Searching For Ambrosia: Going Gluten Free Means Going Back To SchoolSep 10th, 2013 | By Admin | Category: Editorials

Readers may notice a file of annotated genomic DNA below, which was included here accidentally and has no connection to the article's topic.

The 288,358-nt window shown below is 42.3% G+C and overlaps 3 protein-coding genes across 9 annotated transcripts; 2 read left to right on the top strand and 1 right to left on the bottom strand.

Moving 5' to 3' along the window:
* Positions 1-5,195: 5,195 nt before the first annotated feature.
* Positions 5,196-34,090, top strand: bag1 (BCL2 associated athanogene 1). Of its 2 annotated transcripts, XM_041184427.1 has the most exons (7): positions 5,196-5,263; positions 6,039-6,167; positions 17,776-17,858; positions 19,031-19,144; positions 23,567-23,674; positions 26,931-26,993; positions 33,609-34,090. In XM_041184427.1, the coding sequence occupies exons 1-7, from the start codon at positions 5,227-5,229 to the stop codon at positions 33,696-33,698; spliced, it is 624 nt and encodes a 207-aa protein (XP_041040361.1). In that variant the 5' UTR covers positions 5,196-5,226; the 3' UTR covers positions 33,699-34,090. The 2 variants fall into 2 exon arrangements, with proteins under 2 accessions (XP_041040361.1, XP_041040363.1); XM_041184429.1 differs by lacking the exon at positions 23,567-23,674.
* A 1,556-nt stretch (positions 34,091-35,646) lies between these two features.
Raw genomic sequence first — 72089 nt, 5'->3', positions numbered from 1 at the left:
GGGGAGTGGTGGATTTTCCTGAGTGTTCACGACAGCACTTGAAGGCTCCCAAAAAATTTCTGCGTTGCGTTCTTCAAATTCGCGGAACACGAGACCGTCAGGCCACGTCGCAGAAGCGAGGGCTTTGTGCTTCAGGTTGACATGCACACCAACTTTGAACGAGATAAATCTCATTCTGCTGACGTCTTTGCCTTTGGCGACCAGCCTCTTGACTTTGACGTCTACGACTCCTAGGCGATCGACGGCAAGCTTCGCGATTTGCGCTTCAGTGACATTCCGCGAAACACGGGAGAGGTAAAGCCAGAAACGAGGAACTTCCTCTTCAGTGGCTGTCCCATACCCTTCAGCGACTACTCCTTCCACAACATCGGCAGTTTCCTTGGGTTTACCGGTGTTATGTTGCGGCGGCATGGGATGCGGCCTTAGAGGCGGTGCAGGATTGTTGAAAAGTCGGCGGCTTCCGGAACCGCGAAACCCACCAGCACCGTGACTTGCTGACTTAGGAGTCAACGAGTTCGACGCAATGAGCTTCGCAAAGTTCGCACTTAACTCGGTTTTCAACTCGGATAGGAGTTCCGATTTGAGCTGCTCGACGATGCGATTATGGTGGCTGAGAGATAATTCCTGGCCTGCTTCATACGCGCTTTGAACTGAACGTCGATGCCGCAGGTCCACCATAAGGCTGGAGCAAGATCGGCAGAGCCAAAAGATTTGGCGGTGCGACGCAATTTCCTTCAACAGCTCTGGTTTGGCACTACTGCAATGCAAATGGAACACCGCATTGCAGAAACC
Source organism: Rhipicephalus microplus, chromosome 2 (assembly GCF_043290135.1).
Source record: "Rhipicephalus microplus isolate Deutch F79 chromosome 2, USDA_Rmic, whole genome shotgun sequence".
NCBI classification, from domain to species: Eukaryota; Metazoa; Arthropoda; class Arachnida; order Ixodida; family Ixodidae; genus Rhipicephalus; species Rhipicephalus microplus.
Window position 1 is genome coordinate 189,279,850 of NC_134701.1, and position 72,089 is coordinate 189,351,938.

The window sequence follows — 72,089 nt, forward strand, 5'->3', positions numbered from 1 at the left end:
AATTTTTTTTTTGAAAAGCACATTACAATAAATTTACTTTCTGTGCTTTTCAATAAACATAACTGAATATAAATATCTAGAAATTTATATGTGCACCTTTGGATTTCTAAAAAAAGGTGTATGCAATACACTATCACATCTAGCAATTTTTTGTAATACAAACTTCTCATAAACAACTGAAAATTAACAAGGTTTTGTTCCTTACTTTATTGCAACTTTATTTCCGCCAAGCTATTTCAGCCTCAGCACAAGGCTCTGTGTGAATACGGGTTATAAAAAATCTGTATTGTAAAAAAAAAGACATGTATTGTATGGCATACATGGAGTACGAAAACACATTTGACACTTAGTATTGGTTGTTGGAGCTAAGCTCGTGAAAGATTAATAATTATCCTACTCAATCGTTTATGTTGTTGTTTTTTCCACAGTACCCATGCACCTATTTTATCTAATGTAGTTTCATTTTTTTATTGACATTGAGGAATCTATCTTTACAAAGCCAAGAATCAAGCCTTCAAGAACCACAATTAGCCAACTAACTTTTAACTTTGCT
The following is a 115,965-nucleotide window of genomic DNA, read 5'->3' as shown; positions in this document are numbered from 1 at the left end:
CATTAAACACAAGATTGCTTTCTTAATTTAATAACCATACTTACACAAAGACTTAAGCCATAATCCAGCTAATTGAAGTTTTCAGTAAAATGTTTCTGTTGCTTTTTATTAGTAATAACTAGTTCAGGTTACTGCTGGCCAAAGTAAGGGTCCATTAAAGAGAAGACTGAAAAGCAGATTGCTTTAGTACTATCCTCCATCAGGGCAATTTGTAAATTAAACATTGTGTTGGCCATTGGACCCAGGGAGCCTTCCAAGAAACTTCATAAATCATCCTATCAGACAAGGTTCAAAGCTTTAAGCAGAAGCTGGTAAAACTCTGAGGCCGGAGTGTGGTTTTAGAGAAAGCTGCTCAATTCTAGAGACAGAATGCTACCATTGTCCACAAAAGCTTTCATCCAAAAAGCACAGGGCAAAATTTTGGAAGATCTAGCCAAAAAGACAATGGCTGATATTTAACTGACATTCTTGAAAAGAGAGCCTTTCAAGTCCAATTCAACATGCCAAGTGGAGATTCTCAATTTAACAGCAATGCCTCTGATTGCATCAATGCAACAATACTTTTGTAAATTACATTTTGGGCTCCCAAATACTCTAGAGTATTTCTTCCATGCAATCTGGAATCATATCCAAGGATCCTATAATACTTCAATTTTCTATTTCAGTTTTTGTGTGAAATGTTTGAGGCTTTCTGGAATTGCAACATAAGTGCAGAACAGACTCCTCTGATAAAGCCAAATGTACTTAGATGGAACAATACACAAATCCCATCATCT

Everywhere you look today you can see gluten free; there are products on grocery store shelves and in freezer cases, options at restaurants are becoming more common and typing in “gluten free” on the Internet will give you thousands of sites to choose from. Going gluten free has almost become trendy. Luckily, for those who have suffered with gluten issues, all this information now available has given them confirmation of their problems and a diagnosis could finally be given to their symptoms. I first became interested in gluten free when one of my dogs was diagnosed several years back with an autoimmune disease. He was developing tumors, dropping weight (partially due to what seemed a lack of appetite) and losing so much hair that I thought he might have contracted mange. At this point, I was preparing myself for his death, as was anyone else who saw him. The veterinarian was very helpful and researched autoimmune diseases for me and prescribed medications designed specifically to treat them. After several weeks, I noticed no apparent change in Radar and so began doing research on my own. I always look to diet first since I believe food is the first line of defense against any disease. I stopped giving the meds and put him on a “cancer diet,” one without any carbs because I learned that cancer cells feed on carbohydrates, and with tumors present, cancer was an option in my mind. Radar’s diet became a vegetable mix with supplements and fresh meat, with absolutely no commercial dog food. His appetite returned, along with his weight and his beautiful hair finally came back. Today, Radar is still with me and shows no signs of his previous diagnosis. Today I recognize that it may have been the lack of gluten in Radar’s diet that helped in healing him. Celiac disease is an autoimmune disease, not a food allergy that some think it is. I also now have friends diagnosed with this disease and began looking at gluten free baking. I was surprised to see that most of the recipes had a laundry list of ingredients unfamiliar to me. With grocery list in hand, I hit the health food store in Tallahassee and found all but two of the items I had written down. The next day I pulled all the ingredients out, opened my laptop and prepared myself for a night of learning and baking. To my frustration, the two ingredients I wasn’t able to find were the ingredients used most in baking. While my friend will have to wait on her baked goods, I did learn a lot that night. The largest lesson learned was that almost everything I know about baking does not apply when going gluten free. Gluten free flours can be heavy (buckwheat, millet and legume), medium weight (sorghum, oat and brown rice) or light (white rice flour). They are often mixed so the baked good isn’t too heavy or too light, which in gluten free can mean “gummy.” You also have to add starches, such as arrowroot, potato or tapioca, to replace the lack of gluten that functions to bind the ingredients together and to tenderize and lighten the dough. Xanthan gum or guar gum is also added to give dough the stretch and viscosity to prevent the baked food from being crumbly or dry. Extra leavening helps with the lightness, as does extra fats, to the end product. While I did come away with a much greater understanding of gluten free products and how to use them in baking, I didn’t have a finished product, which means no recipe to share with you. So I will call today’s column, Part 1 in this gluten free journey and next week, I will share my results with you. It’s time to play. If you would like to share your experiences with gluten free products or have a recipe that is gluten free, please send it to email@example.com, and I’ll include it in Part 2.